Elizabeth King Humphrey earned her bachelor's from Columbia University, a master's in creative writing from the University of North Carolina at Wilmington, and an editing certificate from the University of Chicago. Her writing has appeared in The Writer, Scientific American Mind, AOL.com, WomenOnWriting.com, Greater Wilmington Business Journal, UNCW Magazine, and the Wilmington Star-News. Her book credits include an upcoming guide to eating gluten free, The Feminist Movement Today, part of the Finding a Voice series, and Reader’s Digest Know It All, as a contributor. She edits books for Amazon's CreateSpace, UNC Wilmington's Lookout Books, and several talented self-published authors. She manages publications for UNCW and teaches online copyediting courses for the University of California San Diego Extension.
Elizabeth is a member of the American Society of Journalists and Authors and has been involved with the local group of the North Carolina Writers’ Network. Before moving to North Carolina, the Denver native lived in Prague, London, and Johannesburg. She enjoys coaching writers, trolling bookstores, as well as reading and reviewing books for the San Francisco Book Review.
Elizabeth will lead a workshop with Addy Robinson McCulloch at the North Carolina Writers' Network 2013 Fall Conference titled "Editing Your Own Work: Much More than Grammar and Punctuation." Two professional editors will introduce the different levels of editing and discuss common weaknesses in manuscripts, including problems with voice, characterization, and writing style. Participants will walk away with a better idea of what to look for when editing their own work, including a self-editing “checklist” and information about affordable, reliable resources.
What’s the last book you bought for someone else?
Shortly before my father died, I bought him a book about writing his own story. It was something we were going to work on together.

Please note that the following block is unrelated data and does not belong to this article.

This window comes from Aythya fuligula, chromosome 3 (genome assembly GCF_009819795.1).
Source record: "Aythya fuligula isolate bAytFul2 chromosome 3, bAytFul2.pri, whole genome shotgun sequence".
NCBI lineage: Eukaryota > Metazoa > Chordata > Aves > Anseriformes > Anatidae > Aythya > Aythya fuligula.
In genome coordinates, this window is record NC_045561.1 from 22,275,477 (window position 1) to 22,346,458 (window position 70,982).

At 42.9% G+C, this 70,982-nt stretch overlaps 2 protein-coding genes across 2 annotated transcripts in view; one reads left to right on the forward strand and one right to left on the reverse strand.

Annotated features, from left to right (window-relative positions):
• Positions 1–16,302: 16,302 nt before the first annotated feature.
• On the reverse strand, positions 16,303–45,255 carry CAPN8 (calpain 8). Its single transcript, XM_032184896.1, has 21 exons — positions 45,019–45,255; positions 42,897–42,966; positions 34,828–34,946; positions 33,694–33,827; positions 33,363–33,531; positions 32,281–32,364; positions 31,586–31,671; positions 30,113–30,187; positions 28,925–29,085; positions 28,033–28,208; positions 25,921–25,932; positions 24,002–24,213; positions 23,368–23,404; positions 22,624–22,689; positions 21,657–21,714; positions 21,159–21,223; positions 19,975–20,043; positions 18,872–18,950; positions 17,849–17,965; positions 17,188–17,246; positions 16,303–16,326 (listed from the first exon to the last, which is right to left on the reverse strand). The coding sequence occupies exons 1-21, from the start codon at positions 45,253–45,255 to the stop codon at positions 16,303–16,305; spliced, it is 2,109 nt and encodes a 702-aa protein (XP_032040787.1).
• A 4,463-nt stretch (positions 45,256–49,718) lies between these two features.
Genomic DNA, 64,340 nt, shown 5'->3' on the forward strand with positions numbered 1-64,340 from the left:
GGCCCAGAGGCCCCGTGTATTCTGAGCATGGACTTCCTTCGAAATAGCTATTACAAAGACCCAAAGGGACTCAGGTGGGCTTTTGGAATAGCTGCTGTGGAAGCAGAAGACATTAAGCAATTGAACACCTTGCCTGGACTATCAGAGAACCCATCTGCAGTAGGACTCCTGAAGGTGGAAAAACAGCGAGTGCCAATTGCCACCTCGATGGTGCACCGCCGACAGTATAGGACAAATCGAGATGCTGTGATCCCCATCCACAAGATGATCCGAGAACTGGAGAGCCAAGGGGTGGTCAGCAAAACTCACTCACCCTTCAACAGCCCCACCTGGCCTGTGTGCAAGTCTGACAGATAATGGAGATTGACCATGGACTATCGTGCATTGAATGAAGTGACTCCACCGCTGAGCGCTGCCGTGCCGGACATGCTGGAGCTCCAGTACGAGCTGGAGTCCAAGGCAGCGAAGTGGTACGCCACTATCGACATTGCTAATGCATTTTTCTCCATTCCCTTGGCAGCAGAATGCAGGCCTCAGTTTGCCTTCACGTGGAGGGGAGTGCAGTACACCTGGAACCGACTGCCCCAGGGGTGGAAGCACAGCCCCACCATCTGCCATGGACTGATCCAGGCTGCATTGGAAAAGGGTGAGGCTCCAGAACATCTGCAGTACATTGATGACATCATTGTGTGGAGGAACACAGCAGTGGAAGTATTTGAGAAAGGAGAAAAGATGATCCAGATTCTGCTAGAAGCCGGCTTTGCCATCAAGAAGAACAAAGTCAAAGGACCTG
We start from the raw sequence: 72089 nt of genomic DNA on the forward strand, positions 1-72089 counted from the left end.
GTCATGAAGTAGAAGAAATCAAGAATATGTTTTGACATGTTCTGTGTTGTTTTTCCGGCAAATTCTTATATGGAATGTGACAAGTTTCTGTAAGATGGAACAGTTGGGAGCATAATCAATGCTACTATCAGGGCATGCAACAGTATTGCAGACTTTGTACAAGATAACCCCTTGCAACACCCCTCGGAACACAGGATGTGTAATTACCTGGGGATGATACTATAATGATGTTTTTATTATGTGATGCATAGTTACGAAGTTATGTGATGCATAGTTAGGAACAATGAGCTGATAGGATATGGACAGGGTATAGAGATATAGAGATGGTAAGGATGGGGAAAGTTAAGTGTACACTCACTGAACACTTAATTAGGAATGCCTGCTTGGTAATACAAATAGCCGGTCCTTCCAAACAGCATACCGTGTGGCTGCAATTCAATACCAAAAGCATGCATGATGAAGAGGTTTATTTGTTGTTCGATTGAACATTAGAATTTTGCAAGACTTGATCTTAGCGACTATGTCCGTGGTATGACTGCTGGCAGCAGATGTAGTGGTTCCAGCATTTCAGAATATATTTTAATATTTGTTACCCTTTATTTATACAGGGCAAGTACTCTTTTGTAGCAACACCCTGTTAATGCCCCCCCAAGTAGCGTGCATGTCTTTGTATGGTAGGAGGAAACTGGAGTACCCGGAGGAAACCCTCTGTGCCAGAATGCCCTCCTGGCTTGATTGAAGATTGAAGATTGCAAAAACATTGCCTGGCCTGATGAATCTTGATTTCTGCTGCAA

Where’s your favorite place in North Carolina?
Feet in the sand at Wrightsville Beach.
Why do you write?
Because I have so much to say and love to put pen to paper.
What book would you take with you to a desert island, if you could take only one?
Any one of Tom Perrotta's, which will have me laughing and thinking well into the night.
What advice would you give someone just about to go on stage to read their work for the first time?
Remember to breathe.
What is the ideal time limit when someone is reading from their work?
I've found that it is often less than the time they are thinking is ideal.
Do you write to discover, or do you write point-to-point (for example, from an outline)?
Depends on what I'm writing. If my writing is helping me discover, then I keep an outline away. If I've already discovered my story, then I'll outline.
Do you think some books should be banned from schools?
What was the first thing you ever published?
A poem in a high school literary magazine.
If you could be a different author, living or dead, who would you be?
Michael Bond, who wrote my childhood favorite character and hero: Paddington Bear.
Do you read literary journals? What are some of your favorites?
Unfortunately, I rarely get a chance to read literary journals. I wish I had more time to read them!
Are you scheduled in the time you set aside to write, or is your writing time more flexible than that?
With three kids, I have flexible writing time. I just never know what will happen once I sit down to write. I do try to write in early mornings when they are still asleep.
If you could have a torrid but guilt-free affair with a fictional character, which one would it be?
No affairs, but there are a few characters I'd like to hang out with. And I'd definitely want to eat some orange marmalade with Paddington Bear.
Registration for the NCWN 2013 Fall Conference is now open.